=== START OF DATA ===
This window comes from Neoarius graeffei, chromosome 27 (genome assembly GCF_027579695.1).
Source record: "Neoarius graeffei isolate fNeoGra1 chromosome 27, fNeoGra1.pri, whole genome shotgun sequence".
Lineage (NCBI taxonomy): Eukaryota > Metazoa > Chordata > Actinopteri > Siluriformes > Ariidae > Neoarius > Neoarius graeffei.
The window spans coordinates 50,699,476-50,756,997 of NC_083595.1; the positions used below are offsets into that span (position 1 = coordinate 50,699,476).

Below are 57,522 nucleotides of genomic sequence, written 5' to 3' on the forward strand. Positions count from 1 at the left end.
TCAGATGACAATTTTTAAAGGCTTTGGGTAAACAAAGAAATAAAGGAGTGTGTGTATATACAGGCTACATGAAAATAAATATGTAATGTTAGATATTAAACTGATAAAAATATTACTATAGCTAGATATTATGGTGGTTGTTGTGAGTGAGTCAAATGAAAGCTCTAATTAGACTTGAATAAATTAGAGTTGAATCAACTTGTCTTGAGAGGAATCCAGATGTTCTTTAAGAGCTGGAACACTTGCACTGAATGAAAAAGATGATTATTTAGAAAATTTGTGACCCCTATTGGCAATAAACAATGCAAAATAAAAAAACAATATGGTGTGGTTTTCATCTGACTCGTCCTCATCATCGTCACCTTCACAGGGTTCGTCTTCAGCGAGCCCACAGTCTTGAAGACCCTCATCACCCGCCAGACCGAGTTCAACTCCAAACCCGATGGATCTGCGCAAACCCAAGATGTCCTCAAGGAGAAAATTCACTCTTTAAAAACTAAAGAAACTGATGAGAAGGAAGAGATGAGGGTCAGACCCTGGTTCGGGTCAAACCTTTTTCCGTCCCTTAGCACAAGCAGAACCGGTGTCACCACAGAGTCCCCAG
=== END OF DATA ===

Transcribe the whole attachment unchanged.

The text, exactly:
This window comes from Neoarius graeffei, chromosome 27 (genome assembly GCF_027579695.1).
Source record: "Neoarius graeffei isolate fNeoGra1 chromosome 27, fNeoGra1.pri, whole genome shotgun sequence".
Lineage (NCBI taxonomy): Eukaryota > Metazoa > Chordata > Actinopteri > Siluriformes > Ariidae > Neoarius > Neoarius graeffei.
The window spans coordinates 50,699,476-50,756,997 of NC_083595.1; the positions used below are offsets into that span (position 1 = coordinate 50,699,476).

Below are 57,522 nucleotides of genomic sequence, written 5' to 3' on the forward strand. Positions count from 1 at the left end.
TCAGATGACAATTTTTAAAGGCTTTGGGTAAACAAAGAAATAAAGGAGTGTGTGTATATACAGGCTACATGAAAATAAATATGTAATGTTAGATATTAAACTGATAAAAATATTACTATAGCTAGATATTATGGTGGTTGTTGTGAGTGAGTCAAATGAAAGCTCTAATTAGACTTGAATAAATTAGAGTTGAATCAACTTGTCTTGAGAGGAATCCAGATGTTCTTTAAGAGCTGGAACACTTGCACTGAATGAAAAAGATGATTATTTAGAAAATTTGTGACCCCTATTGGCAATAAACAATGCAAAATAAAAAAACAATATGGTGTGGTTTTCATCTGACTCGTCCTCATCATCGTCACCTTCACAGGGTTCGTCTTCAGCGAGCCCACAGTCTTGAAGACCCTCATCACCCGCCAGACCGAGTTCAACTCCAAACCCGATGGATCTGCGCAAACCCAAGATGTCCTCAAGGAGAAAATTCACTCTTTAAAAACTAAAGAAACTGATGAGAAGGAAGAGATGAGGGTCAGACCCTGGTTCGGGTCAAACCTTTTTCCGTCCCTTAGCACAAGCAGAACCGGTGTCACCACAGAGTCCCCAG